Physician for VP Pence resigns amid Ronny Jackson fallout

Vice President Pence’s physician resigned this week, as fallout continued to swirl around President Trump’s failed nomination of his own doctor, Ronny Jackson, to head the  Department of Veterans Affairs.

Dr. Jennifer Peña, a military physician on detail at the White House, like Jackson, submitted her resignation this week. Pence’s office learned of her resignation on Friday.

“The Vice President’s office was informed today by the White House Medical unit of the resignation,” press secretary to Pence, Alyssa Farah, said in a statement to Fox News. “Physicians assigned to the Vice President report to the White House Medical Unit and thus any resignation would go entirely through the Medical Unit, not the Vice President’s office.”

First reported by CNN, Peña detailed her claims of professional misconduct against Jackson in memos to senators considering his nomination to head the VA. CNN also reported that Peña claimed Jackson may have violated Second Lady Karen Pence’s patient privacy rights by sharing details of a medical incident involving her to chief of staff John Kelly.

Jackson withdrew his name from consideration last week, saying the “false allegations” against him had become a “distraction” for the president.

Jackson resigned last week from his post as White House physician.

Jackson was accused of multiple incidents of drunkenness on duty, including one where he allegedly got drunk at a Secret Service going-away party and wrecked a government car. Jackson said he had “no idea” where the claim came from.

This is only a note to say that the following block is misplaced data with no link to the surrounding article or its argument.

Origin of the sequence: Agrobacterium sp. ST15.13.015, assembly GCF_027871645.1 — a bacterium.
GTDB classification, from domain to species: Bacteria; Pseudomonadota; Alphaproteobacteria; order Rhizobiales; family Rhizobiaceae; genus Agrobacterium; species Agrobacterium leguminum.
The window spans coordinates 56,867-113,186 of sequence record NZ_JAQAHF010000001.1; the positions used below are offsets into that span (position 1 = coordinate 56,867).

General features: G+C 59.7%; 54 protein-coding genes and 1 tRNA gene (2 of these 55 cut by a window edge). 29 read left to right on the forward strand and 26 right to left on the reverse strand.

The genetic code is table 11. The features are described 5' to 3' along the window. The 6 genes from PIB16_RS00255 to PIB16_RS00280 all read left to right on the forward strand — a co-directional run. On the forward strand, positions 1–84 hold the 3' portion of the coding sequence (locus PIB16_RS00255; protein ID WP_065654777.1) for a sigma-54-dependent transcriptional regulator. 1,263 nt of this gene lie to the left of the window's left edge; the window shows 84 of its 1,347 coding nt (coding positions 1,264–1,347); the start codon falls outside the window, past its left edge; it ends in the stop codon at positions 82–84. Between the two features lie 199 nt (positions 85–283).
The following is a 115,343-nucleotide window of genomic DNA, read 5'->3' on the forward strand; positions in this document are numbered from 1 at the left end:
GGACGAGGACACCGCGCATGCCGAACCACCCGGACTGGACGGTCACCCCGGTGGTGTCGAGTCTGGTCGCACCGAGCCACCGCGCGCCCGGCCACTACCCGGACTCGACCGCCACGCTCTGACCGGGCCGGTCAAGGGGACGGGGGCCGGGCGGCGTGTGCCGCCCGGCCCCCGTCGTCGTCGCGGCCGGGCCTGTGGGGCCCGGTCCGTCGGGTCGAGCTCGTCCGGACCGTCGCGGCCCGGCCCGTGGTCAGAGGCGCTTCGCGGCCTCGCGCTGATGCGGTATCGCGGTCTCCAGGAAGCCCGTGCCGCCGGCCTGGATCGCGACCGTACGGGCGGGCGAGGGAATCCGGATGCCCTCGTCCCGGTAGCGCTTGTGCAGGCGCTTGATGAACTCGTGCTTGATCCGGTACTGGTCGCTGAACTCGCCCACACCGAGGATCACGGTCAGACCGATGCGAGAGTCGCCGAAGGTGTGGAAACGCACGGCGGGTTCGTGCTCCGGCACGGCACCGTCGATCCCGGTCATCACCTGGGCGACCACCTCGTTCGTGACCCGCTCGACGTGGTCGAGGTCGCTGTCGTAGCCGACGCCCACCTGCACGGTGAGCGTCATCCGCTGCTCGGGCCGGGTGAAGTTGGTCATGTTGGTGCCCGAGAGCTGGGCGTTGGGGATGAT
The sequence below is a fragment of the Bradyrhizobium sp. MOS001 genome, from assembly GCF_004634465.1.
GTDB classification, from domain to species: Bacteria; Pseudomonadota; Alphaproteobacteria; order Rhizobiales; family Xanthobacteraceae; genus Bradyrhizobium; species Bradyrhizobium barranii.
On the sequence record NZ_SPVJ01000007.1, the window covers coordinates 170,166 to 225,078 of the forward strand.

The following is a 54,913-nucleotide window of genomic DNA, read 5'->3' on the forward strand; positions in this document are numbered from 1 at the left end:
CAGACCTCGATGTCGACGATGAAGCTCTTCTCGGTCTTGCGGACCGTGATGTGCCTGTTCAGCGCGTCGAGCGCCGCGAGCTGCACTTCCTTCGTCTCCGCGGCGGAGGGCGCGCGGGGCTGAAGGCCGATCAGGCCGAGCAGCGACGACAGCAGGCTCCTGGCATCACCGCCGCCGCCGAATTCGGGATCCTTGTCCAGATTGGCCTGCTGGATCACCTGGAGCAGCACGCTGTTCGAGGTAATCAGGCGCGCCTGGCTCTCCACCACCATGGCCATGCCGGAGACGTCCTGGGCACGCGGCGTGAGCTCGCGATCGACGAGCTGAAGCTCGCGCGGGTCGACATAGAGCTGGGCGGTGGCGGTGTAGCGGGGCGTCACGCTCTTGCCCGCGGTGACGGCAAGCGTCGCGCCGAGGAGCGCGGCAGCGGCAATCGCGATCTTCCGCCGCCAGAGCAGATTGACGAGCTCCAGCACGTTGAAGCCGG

Dr. Ronny Jackson withdrew his name from consideration for secretary of the VA amid allegations of misconduct.

Dr. Ronny Jackson withdrew his name from consideration for secretary of the VA amid allegations of misconduct. (AP)

Jackson was also said to be nicknamed “Candyman” because he would provide prescriptions without paperwork such as the sleep aide Ambien.

A 2012 report by the Navy’s Medical Inspector General also accused him of exhibiting “unprofessional behaviors” amid a power struggle over the White House medical unit.

“The allegations against me are completely false and fabricated. If they had any merit, I would not have been selected, promoted and entrusted to serve in such a sensitive and important role as physician to three presidents over the past 12 years,” Jackson said in a statement. “Unfortunately, because of how Washington works, these false allegations have become a distraction for the president and the important issue we must be addressing—how we give the best care to our nation’s heroes.”

Fox News’ John Roberts, Jennifer Bowman, and Adam Shaw contributed to this report.